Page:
Conversations That Matter: Space, the final food frontier

Article content

Captain James T. Kirk opens Star Trek episodes by saying, “Space, the final frontier. These are the voyages of the Starship Enterprise. It’s five-year mission: to explore new worlds. To seek out new life and civilizations. To boldly go where no one has gone before!” Five years is a long time and packing five years of food would be impossible.

Article content

While the writers of the series dealt with the production of food in a variety of ways, everything from colored cubes to a protein sequencer that could replicate certain foods, and an onboard hydroponic greenhouse to grow fruits and vegetables. The reality of producing food in space is extremely complex. And if we are planning three and more years for space missions, we need to learn how to grow it on the way, and once on which ever plant we land.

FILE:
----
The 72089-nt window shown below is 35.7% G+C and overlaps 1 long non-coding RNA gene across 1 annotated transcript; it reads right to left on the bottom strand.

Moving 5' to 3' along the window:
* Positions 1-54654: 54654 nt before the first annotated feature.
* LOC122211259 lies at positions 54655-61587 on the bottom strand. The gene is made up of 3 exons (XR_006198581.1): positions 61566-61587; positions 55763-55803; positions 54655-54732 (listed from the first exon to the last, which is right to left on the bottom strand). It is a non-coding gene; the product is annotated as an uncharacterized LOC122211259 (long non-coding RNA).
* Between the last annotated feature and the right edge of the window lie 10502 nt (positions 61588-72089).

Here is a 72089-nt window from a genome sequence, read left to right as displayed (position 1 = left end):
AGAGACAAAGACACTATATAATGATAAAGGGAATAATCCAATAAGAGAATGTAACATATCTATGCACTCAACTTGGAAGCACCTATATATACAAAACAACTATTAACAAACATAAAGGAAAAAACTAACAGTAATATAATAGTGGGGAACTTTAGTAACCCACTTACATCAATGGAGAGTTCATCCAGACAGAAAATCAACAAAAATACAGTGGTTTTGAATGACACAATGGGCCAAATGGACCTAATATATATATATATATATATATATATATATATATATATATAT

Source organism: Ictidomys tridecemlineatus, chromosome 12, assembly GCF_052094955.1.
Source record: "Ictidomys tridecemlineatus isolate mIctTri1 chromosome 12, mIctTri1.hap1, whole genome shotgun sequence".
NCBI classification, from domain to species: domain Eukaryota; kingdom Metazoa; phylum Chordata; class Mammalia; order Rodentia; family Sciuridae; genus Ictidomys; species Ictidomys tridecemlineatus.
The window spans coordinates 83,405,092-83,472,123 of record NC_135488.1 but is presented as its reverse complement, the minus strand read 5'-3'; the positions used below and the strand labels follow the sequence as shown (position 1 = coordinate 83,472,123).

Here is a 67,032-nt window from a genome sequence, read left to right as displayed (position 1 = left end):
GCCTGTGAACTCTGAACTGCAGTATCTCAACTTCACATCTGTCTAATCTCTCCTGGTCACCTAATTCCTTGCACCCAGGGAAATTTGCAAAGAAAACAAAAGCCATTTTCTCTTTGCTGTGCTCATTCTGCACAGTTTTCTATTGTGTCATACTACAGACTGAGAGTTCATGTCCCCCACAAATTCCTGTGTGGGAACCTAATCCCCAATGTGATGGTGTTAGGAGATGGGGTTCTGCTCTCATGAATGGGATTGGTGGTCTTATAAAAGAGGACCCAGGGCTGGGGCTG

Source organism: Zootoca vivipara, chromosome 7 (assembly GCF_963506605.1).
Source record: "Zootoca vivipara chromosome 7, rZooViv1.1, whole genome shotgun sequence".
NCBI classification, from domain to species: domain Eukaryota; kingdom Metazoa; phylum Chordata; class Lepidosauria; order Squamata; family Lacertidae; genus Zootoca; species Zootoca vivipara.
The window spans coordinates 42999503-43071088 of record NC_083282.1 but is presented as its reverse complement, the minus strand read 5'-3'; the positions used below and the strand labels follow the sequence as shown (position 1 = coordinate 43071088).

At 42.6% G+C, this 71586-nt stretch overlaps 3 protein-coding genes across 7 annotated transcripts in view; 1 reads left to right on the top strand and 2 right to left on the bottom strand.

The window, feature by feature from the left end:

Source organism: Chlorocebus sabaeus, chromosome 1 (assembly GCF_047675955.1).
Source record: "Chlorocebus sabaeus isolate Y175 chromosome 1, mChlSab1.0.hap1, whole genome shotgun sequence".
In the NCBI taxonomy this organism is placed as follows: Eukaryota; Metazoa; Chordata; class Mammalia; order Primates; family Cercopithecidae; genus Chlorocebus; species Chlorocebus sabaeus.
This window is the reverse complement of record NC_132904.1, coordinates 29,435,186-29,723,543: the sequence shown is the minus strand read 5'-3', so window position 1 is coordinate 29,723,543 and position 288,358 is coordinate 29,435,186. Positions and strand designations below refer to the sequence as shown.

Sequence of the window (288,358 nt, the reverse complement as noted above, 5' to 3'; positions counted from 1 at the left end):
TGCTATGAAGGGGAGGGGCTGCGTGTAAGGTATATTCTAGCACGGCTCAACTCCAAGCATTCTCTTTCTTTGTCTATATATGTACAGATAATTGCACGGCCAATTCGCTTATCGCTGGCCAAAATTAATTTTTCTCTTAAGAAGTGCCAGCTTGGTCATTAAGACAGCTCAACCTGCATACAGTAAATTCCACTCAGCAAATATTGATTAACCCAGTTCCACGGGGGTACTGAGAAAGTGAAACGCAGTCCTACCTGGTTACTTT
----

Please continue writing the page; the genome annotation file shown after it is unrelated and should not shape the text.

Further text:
Article content

At the University of Guelph, Prof. Mike Dixon and a team of researchers have been tackling this challenge for 20-plus years. Dixon says, “We can grow food. Not all of the food we grow here on Earth, but we can grow food.” That, he points out, is just the beginning. “Being in space means you have no choice, you have to have a zero environmental footprint, which means zero waste. The waste you produce has to be recycled and put back to work immediately. We can’t wait for nature because nature isn’t fast enough.”

I invited Prof. Michael Dixon to join me for a Conversation That Matters about growing food in space and what lessons we can apply to growing Climate Smart Food here.

Join me May 16 for Conversations Live — A Vancouver Sun town hall on life sciences and BC’s innovation future

Leave a Comment